Lament of the Loon
Virginia Lee Bliss
Dead leaves, caught by a moaning gust of wind, swirled in the half-light of the November afternoon. Shadows shrouded the winding woodland path in mystery. Bare, black branches reached up as if to touch the sky—like hands grasping in desperation for divine assistance.
Except for her own footsteps, Maria heard no sound. Yet she sensed the presence of something—or someone—beside her. She looked about. Nothing—only the ghostly gloom of the leafless woods.
Her friend, Frieda, had told her the way. “Take the train from Düsseldorf. When you arrive in Wuppertal, take the No. 616 bus, but only as far as Öhde. It is a walk from there, but better than someone seeing you getting off the bus near the place.”
Maria had walked from Öhde one and a half kilometers east along Beyenburger Straße, looking only straight ahead as Frieda had cautioned. She had come to the dirt road on the left leading into the woods and followed it north to the woodland path leading eastward. Frieda warned her the path would be lonely and desolate, “but, dear friend, you are unlikely to be spotted.”
As she continued up a rise, she heard what sounded like the distant howling of wolves. She remembered the words of her history professor: In our land, they may no longer be, but in Germany’s soul, the wolves remain
. That was exactly two years ago—her last year at University; she graduated six months later in the spring of ’32. Professor Schumann’s teaching remained in her heart, lighting the way as darkness fell upon the land.
This past April, the government had passed the Law for the Restoration of the Professional Civil Service. The ruling decreed that all non-Aryan professors and teachers must be dismissed. While the other Aryan professors rejoiced in the ousting of their Jewish colleagues, Professor Schumann refused to participate in what he termed a “great madness.”
Maria returned her attention to the present. The noise she thought was her imagining became louder. Not the cry of a wolf, but the mournful wail of a loon. There must be a colony of them on the Wupper River that flowed adjacent to Beyenburger Straße. The bird was likely calling in hopes of rejoining its mate.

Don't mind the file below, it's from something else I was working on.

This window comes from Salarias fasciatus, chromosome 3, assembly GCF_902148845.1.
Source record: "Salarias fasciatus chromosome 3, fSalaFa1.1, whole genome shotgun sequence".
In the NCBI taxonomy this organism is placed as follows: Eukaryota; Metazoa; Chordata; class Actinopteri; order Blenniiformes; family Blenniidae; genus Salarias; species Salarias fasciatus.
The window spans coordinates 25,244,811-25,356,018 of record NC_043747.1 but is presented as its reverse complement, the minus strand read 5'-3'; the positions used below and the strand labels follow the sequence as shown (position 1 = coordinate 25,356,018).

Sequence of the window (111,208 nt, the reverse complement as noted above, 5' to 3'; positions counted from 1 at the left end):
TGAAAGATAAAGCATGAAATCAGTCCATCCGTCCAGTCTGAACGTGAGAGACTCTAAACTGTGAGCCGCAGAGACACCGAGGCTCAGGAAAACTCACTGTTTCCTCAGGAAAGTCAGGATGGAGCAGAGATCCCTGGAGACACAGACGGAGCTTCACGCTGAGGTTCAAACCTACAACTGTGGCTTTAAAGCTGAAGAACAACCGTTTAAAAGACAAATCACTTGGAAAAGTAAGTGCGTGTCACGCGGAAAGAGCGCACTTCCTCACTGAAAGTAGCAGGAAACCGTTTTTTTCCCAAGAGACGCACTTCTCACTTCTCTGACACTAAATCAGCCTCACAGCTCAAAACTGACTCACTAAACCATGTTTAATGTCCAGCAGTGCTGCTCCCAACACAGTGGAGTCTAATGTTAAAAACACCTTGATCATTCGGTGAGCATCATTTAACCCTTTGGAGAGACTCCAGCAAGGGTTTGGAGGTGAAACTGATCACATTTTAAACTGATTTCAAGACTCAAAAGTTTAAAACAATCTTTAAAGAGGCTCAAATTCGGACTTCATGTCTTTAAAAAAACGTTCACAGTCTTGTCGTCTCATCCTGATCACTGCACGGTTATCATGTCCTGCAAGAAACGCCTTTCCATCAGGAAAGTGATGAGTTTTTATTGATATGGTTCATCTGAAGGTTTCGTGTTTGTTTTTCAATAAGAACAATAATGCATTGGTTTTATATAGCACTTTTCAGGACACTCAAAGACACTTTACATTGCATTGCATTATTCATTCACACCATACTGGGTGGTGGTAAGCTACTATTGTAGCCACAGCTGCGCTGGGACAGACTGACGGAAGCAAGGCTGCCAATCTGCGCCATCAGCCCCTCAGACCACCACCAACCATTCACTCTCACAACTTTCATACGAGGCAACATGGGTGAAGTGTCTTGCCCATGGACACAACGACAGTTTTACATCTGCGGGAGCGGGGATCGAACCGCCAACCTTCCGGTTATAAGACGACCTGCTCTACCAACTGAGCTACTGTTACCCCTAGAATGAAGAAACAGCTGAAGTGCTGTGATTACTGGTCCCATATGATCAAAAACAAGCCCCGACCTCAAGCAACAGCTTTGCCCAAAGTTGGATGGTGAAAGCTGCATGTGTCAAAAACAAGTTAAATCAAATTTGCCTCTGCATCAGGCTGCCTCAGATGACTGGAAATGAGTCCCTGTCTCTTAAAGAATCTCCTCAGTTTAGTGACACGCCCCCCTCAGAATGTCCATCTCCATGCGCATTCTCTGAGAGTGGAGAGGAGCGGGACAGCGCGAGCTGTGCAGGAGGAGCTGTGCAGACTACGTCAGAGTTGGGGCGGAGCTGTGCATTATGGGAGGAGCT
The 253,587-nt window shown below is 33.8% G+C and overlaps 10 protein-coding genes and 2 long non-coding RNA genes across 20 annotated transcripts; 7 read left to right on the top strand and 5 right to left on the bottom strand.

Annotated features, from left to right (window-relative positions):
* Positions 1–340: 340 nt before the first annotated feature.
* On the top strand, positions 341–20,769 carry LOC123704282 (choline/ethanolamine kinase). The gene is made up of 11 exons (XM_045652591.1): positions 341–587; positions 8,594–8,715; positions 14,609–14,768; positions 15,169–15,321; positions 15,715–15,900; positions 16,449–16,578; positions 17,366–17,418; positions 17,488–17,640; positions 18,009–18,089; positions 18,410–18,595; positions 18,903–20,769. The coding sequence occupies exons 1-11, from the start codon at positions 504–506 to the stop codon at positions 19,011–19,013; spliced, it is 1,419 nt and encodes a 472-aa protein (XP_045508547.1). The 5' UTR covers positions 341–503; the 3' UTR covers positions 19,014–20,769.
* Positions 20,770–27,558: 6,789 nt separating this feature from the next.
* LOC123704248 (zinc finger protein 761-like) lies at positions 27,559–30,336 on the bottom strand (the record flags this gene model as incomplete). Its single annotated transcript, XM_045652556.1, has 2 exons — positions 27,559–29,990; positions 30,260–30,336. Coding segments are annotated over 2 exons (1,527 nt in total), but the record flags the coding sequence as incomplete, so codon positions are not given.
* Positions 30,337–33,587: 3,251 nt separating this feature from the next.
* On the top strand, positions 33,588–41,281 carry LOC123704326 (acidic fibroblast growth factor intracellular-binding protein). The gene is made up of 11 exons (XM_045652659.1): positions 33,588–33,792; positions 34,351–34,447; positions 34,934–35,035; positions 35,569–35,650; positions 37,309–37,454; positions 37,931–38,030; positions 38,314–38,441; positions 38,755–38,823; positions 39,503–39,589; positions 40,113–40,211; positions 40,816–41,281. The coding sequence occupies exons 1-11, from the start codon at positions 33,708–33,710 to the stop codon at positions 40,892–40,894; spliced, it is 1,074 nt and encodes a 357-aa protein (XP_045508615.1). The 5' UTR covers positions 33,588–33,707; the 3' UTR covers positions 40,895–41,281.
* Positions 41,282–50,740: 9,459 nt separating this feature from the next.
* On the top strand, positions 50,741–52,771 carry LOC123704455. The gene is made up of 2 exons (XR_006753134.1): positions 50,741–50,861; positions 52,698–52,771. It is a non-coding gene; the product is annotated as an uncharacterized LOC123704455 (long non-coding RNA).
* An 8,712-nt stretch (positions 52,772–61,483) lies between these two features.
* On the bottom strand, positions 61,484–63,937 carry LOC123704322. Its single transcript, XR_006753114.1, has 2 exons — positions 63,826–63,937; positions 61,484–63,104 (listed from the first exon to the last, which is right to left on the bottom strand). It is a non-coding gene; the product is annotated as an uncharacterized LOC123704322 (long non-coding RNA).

She came to another dirt road. “Turn right to head south. Stop at the top of the hill,” Frieda had directed.
She arrived at the crest and looked down.
Beyenburger Straße 146. Formerly an abandoned textile factory, the ugly gray building was now surrounded by a chain-link fence topped with barbed wire. She could make out an SA guard patrolling the grounds.
Against all reason, she prayed for a glimpse of Christian.
Christian Kellerman had been a teacher at a Grundschule
in Düsseldorf. He and Maria were to have been married in September.
On Friday, April 7, the day the law requiring the removal of Jewish teachers and professors was passed, she had been visiting Stefan and Agatha, her brother and sister-in-law. Their son, Roland, was one of Christian’s pupils. When the boy arrived home from school, he cried, “Mama, Herr Kellerman said—” He paused for breath.
“Dear child, what is the matter!” cried Agatha.
Maria felt an icy wave of fear wash over her.
“Herr Kellerman said the Nazis were wrong to dismiss the Jewish teachers. But I heard the other boys and some of the teachers say it is right. Mama, Aunt Maria—who is right?”
Before Agatha could speak, Maria cried, “Roland, Herr Kellerman—my Christian—is a very brave man. You must believe that.”
“Maria!” Agatha’s hand flew to her mouth in horror.
When Stefan came home, his wife told him what happened.